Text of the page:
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viernes, 21 de noviembre de 2014

Church is a mother without borders

Photo (c) José Palazón
The paradox of the border between north and south

Church is a mother without borders, welcoming migrants, pope says

By Cindy Wooden

The Catholic Church "is a mother without limits and without borders," welcoming and assisting all of God's children, particularly those fleeing violence, oppression and poverty, Pope Francis said.

Addressing the 300 participants in the Vatican-sponsored World Congress on the Pastoral Care of Migrants, the pope said the church's concern for the whole person motivates its material aid to immigrants and refugees, its offer of legal assistance and, especially, its pastoral outreach and offer of the sacraments.

In the Christian community, he said, "no one is a stranger and, therefore, everyone is worthy of being welcomed and supported."

For those who have been uprooted from their homelands and face the daunting task of integration into a new society, the pope said, the church is called to be "a source of hope: She develops programs of education and orientation; she raises her voice in defense of migrants' rights; she offers assistance, including material assistance, to everyone, without exception, so that all may be treated as children of God."

Migration, he said, benefits migrants and the receiving country, and it stimulates the human conscience by being "a reminder of the need to eradicate inequality, injustice and abuses."

Acknowledging the "painful and even tragic" travels of migrants toward a new land, Pope Francis said the desperate still see migration as a "journey of hope."

"Especially in underdeveloped areas of the world, where the lack of work prevents individuals and their families from achieving a dignified life, there is a strong drive to seek a better future wherever that may be, even at the risk of disappointment and failure," he said. "This is caused in great part by the economic crisis which, to different degrees, is affecting every country in the world."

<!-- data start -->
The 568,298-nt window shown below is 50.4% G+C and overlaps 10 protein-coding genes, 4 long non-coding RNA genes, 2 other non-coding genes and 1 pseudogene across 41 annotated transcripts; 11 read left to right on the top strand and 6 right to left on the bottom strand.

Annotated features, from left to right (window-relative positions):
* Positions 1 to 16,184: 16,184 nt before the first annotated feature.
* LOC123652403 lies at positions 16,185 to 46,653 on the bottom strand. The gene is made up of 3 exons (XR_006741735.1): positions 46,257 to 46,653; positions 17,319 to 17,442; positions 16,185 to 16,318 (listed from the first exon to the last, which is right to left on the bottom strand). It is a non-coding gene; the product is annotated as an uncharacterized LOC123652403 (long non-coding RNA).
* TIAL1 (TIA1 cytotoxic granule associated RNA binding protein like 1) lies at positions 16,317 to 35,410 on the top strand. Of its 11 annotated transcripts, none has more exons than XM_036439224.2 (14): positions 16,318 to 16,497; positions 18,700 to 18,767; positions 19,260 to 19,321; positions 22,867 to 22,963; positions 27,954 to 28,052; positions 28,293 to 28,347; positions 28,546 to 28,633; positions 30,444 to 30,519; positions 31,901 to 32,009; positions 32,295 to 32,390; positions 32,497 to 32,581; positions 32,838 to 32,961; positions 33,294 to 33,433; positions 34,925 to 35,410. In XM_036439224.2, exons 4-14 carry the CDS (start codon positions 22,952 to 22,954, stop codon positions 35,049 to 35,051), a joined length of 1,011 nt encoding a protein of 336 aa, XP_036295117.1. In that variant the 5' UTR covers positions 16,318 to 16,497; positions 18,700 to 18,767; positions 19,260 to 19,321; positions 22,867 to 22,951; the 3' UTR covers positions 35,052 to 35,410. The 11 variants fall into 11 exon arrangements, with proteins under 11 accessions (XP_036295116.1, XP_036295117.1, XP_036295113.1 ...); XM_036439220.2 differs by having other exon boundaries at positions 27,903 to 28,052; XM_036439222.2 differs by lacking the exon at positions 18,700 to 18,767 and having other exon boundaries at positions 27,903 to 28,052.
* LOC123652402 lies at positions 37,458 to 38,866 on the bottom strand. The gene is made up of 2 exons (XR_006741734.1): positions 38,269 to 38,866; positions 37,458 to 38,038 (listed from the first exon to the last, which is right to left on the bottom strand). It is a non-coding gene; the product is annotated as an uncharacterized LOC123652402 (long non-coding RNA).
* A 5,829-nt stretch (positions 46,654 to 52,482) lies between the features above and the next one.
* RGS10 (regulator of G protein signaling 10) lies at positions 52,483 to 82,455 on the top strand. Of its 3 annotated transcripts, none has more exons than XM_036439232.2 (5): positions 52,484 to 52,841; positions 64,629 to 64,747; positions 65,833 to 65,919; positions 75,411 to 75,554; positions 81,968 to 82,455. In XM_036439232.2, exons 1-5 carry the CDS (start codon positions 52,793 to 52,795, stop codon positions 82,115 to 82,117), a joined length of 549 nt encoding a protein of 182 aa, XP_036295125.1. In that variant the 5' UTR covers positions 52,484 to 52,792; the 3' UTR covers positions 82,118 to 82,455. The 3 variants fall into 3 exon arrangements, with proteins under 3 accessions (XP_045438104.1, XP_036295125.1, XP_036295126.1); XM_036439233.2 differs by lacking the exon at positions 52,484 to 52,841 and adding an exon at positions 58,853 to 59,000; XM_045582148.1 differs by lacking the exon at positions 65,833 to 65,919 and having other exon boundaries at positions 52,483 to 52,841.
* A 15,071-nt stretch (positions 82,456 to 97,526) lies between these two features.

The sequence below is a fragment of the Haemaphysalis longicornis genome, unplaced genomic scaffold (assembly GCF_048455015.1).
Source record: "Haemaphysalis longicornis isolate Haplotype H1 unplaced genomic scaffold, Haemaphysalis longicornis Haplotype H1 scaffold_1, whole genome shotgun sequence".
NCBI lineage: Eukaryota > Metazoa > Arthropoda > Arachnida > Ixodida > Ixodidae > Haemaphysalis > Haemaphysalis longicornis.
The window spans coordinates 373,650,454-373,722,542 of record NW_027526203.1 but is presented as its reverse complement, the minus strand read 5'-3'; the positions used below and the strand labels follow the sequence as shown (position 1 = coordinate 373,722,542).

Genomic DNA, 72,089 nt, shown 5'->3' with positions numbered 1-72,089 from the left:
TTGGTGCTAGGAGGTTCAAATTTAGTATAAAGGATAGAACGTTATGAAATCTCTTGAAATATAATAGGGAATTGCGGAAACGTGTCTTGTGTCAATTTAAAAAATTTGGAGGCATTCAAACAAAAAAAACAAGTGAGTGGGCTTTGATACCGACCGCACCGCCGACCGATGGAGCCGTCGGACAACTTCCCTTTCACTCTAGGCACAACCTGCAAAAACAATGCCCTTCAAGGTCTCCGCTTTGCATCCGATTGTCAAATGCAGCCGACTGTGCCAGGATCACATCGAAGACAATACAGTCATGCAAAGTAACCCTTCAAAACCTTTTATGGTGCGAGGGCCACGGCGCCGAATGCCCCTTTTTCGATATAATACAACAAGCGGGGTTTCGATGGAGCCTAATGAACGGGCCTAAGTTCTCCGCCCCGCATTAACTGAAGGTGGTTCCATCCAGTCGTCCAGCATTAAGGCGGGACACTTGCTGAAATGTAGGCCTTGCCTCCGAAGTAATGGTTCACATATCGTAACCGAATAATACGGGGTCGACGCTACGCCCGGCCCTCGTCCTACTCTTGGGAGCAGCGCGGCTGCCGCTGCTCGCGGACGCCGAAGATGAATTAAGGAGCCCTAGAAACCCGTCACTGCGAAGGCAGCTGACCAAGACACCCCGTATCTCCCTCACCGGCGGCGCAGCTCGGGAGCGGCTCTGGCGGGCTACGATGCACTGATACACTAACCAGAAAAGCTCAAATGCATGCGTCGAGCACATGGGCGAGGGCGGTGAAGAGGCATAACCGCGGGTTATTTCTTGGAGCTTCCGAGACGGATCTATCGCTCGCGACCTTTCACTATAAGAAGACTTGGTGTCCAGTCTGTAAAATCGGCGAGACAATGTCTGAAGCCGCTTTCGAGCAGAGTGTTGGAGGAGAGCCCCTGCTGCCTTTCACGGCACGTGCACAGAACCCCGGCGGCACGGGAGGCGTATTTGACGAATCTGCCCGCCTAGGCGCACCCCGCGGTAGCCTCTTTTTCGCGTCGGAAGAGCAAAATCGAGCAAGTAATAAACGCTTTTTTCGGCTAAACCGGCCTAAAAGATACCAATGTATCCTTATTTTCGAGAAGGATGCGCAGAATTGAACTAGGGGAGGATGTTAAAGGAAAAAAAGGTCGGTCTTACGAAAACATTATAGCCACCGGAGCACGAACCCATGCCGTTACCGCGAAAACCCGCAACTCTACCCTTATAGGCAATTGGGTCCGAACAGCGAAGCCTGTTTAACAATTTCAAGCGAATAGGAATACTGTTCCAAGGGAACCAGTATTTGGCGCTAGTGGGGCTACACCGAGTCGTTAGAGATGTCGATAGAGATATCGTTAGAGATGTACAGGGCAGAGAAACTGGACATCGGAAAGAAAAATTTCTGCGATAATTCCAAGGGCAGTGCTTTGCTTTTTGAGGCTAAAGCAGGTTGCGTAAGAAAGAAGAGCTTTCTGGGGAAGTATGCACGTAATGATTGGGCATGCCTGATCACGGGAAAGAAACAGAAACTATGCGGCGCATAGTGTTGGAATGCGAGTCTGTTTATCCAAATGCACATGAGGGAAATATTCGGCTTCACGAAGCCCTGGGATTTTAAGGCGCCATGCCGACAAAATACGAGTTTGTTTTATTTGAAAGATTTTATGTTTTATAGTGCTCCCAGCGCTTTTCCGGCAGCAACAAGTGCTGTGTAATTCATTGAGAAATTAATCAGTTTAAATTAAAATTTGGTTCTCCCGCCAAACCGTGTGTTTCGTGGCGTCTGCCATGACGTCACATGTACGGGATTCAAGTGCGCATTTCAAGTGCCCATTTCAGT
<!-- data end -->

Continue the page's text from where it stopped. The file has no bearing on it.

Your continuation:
Pope Francis said people must recognize the advantages of migration: Host countries get new workers to meet production needs, "not infrequently filling gaps created by the demographic crisis." The sending country experiences an easing of unemployment and benefit from the economic stimulation of remittances sent home to help their families.

At the same time, he said, the sending countries can suffer a "brain drain" of their best and brightest going abroad, children left at home suffer from not having both parents at home and marriages risk fracturing due to prolonged absences. The receiving countries can experience difficulties with migrants settling in neighborhoods "already problematic," as well as with integrating the newcomers and helping them learn to respect local social and cultural conventions.

The church's pastoral workers, the pope said, "play an important role through initiating dialogue, welcoming and assisting with legal issues, mediating with the local population."

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